The surging myth: Not even close to 21,000

Bush announced his "plan" to "break the cycle of violence" with 21,000 new troops to be moved into Iraq last night, without proper armor. Because nothing says "breaking the cycle of violence" like heavily armed soldiers!

At present, according to Fred Kaplan, there are 70k combat troops and 60k support troops in Iraq. Slightly greater than a 50-50 split. When new troops enter a battle zone, the ratio tends to be even higher. The AEI's architect of the escalation had called for 35,000 combat troops, and not for a short time, but for the long haul... Below, Barry Lando explains the metrics of 20,000... -- ed.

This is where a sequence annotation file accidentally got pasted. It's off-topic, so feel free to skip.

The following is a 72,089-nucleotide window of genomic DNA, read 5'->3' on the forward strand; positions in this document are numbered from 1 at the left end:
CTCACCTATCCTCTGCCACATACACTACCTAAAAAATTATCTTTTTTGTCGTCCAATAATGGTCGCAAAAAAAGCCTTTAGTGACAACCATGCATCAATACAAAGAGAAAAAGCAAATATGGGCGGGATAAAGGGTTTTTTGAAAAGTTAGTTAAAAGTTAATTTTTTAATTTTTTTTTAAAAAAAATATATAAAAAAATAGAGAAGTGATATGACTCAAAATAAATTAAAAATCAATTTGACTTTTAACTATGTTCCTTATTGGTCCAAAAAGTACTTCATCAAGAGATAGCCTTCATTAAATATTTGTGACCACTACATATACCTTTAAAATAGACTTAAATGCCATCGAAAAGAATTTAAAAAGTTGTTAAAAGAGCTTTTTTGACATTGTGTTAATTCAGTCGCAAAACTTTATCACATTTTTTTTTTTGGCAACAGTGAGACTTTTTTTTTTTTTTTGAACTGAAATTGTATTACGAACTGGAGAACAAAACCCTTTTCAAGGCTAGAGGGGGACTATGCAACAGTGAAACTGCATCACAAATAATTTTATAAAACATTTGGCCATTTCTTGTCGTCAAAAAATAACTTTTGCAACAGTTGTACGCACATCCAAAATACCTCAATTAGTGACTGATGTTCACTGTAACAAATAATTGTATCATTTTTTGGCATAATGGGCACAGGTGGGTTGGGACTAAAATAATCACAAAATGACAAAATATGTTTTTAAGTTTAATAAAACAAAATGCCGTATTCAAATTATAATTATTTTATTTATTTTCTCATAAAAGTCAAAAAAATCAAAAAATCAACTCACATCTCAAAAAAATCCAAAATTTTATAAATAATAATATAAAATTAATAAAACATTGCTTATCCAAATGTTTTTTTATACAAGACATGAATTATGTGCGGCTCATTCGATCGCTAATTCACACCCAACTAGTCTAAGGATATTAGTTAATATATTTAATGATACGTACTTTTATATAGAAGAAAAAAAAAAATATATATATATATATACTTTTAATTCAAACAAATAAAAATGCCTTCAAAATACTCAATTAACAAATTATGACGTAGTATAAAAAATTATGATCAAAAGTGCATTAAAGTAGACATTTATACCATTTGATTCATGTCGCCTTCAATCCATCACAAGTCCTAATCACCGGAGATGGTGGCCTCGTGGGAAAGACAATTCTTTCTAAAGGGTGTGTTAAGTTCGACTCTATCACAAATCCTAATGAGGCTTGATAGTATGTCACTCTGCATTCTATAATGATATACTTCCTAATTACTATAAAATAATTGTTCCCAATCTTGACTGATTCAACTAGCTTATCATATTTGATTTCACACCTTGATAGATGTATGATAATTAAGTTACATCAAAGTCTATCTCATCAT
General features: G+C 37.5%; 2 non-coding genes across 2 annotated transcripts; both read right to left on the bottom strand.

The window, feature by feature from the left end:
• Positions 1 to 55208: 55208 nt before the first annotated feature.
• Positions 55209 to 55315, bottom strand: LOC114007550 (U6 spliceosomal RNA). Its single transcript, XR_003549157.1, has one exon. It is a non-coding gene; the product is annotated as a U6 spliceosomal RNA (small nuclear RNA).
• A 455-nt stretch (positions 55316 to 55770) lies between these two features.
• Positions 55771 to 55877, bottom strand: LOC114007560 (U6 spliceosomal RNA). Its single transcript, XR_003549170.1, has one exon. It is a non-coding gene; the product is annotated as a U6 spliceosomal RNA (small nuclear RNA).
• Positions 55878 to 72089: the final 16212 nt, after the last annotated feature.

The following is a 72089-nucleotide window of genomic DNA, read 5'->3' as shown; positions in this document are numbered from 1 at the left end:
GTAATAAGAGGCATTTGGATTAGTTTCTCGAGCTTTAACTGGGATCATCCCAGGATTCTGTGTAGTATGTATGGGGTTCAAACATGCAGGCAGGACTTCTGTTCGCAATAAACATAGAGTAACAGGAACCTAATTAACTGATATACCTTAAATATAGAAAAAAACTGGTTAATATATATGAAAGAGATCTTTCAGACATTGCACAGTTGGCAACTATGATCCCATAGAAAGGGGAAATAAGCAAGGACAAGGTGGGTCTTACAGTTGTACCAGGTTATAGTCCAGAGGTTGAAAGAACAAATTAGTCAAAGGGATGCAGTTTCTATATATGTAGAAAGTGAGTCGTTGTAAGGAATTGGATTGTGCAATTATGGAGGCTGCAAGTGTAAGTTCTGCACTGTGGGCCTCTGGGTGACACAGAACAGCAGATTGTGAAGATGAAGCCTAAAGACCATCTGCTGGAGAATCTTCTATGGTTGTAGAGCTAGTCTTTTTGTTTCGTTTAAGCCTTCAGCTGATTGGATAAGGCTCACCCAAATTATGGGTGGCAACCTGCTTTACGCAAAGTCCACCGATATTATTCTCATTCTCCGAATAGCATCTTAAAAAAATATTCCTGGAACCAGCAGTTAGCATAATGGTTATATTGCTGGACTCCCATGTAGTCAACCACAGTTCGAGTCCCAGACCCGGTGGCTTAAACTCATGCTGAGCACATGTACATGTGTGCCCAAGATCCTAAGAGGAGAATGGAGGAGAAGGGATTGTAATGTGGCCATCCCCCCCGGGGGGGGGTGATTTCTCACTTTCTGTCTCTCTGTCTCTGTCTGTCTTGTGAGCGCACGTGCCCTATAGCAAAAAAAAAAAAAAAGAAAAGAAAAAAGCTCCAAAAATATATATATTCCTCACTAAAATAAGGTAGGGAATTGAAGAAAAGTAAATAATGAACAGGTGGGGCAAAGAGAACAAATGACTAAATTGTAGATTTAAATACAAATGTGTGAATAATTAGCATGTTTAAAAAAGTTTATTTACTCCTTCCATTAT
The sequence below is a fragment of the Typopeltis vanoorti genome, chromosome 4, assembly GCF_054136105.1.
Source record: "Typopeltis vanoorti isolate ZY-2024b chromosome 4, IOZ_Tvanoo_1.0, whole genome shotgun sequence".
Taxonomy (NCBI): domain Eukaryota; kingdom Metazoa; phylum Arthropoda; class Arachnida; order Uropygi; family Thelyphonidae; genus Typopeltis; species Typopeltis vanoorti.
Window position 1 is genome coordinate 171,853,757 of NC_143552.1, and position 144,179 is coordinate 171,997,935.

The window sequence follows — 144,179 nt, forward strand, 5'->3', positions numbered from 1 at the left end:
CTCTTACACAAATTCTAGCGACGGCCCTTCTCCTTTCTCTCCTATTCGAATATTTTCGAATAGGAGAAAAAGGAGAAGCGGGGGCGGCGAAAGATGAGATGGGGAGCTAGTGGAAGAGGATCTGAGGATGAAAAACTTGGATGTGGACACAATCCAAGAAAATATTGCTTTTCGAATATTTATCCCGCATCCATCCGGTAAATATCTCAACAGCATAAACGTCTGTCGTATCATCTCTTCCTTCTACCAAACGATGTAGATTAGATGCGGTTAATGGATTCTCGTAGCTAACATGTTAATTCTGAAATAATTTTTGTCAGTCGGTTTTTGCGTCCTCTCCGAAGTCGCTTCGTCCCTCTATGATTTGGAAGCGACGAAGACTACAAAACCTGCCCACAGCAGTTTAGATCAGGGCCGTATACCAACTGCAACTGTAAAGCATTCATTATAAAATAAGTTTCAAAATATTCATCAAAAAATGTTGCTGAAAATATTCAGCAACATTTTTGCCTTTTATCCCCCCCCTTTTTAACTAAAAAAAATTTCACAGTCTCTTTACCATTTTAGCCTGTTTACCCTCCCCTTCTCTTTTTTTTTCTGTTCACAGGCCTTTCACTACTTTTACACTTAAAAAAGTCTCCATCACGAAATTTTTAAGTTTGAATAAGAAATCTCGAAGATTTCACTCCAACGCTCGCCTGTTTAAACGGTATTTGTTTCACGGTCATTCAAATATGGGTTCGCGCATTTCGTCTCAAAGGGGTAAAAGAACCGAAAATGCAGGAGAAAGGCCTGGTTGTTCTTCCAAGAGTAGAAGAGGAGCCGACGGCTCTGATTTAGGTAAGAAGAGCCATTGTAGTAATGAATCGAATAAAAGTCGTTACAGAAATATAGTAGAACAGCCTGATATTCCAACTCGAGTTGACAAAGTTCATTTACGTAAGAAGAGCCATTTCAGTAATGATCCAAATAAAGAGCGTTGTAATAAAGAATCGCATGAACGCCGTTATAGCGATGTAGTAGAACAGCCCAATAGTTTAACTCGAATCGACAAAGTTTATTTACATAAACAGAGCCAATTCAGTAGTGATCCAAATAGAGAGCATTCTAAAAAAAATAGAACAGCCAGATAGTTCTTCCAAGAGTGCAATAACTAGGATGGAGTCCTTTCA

Because the issue of "surging" is now in the crosshairs, I take the liberty of reposting-in slightly modified form-a piece I sent out December 18th and apologize in advance to any readers who might feel unduly harrassed.

The idea that shipping twenty thousand more American troops to Iraq can make any real difference to what is already a full scale civil war is risible. Congress and others debating the issue should consider some painful military statistics: first of all, according to the Pentagon's own figures, every front line soldier requires at least three other military types to back him up: engineers, electricians, medics, bookkeepers, etc. Which means that 20,000 more troops to Iraq works out to only about 5,000 additional American trainers or soldiers actually pulling the triggers.

There's another jolting irony...

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